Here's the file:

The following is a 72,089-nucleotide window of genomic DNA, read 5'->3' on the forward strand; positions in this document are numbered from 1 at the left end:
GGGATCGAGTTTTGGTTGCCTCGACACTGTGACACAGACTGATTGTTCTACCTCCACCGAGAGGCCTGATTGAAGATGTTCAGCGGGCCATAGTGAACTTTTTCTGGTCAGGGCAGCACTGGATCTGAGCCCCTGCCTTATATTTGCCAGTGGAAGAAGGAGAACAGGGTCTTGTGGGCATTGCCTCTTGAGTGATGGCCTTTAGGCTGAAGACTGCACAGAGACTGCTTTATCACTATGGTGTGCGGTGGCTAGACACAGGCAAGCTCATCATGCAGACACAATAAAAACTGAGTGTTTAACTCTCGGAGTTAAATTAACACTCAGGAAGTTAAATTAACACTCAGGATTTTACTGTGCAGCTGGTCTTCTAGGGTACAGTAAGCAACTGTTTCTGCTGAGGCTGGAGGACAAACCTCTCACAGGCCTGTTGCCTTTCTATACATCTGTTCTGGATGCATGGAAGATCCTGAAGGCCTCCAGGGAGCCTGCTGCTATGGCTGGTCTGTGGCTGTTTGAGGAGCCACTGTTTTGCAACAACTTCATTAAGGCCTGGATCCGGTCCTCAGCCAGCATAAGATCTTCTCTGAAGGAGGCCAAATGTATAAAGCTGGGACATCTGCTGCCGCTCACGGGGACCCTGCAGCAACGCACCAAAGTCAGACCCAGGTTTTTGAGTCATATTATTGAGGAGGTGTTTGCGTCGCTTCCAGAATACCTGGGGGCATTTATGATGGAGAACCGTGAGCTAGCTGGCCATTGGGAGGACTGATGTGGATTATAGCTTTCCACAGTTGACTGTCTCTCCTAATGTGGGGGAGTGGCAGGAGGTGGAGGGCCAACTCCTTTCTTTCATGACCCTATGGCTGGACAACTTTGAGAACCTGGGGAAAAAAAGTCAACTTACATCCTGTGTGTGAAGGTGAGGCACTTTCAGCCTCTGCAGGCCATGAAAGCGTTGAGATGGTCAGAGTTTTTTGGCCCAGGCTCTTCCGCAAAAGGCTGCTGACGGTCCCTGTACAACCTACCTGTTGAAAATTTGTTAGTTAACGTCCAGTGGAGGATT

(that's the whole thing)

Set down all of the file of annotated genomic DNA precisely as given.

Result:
The following is a 72,089-nucleotide window of genomic DNA, read 5'->3' on the forward strand; positions in this document are numbered from 1 at the left end:
GGGATCGAGTTTTGGTTGCCTCGACACTGTGACACAGACTGATTGTTCTACCTCCACCGAGAGGCCTGATTGAAGATGTTCAGCGGGCCATAGTGAACTTTTTCTGGTCAGGGCAGCACTGGATCTGAGCCCCTGCCTTATATTTGCCAGTGGAAGAAGGAGAACAGGGTCTTGTGGGCATTGCCTCTTGAGTGATGGCCTTTAGGCTGAAGACTGCACAGAGACTGCTTTATCACTATGGTGTGCGGTGGCTAGACACAGGCAAGCTCATCATGCAGACACAATAAAAACTGAGTGTTTAACTCTCGGAGTTAAATTAACACTCAGGAAGTTAAATTAACACTCAGGATTTTACTGTGCAGCTGGTCTTCTAGGGTACAGTAAGCAACTGTTTCTGCTGAGGCTGGAGGACAAACCTCTCACAGGCCTGTTGCCTTTCTATACATCTGTTCTGGATGCATGGAAGATCCTGAAGGCCTCCAGGGAGCCTGCTGCTATGGCTGGTCTGTGGCTGTTTGAGGAGCCACTGTTTTGCAACAACTTCATTAAGGCCTGGATCCGGTCCTCAGCCAGCATAAGATCTTCTCTGAAGGAGGCCAAATGTATAAAGCTGGGACATCTGCTGCCGCTCACGGGGACCCTGCAGCAACGCACCAAAGTCAGACCCAGGTTTTTGAGTCATATTATTGAGGAGGTGTTTGCGTCGCTTCCAGAATACCTGGGGGCATTTATGATGGAGAACCGTGAGCTAGCTGGCCATTGGGAGGACTGATGTGGATTATAGCTTTCCACAGTTGACTGTCTCTCCTAATGTGGGGGAGTGGCAGGAGGTGGAGGGCCAACTCCTTTCTTTCATGACCCTATGGCTGGACAACTTTGAGAACCTGGGGAAAAAAAGTCAACTTACATCCTGTGTGTGAAGGTGAGGCACTTTCAGCCTCTGCAGGCCATGAAAGCGTTGAGATGGTCAGAGTTTTTTGGCCCAGGCTCTTCCGCAAAAGGCTGCTGACGGTCCCTGTACAACCTACCTGTTGAAAATTTGTTAGTTAACGTCCAGTGGAGGATT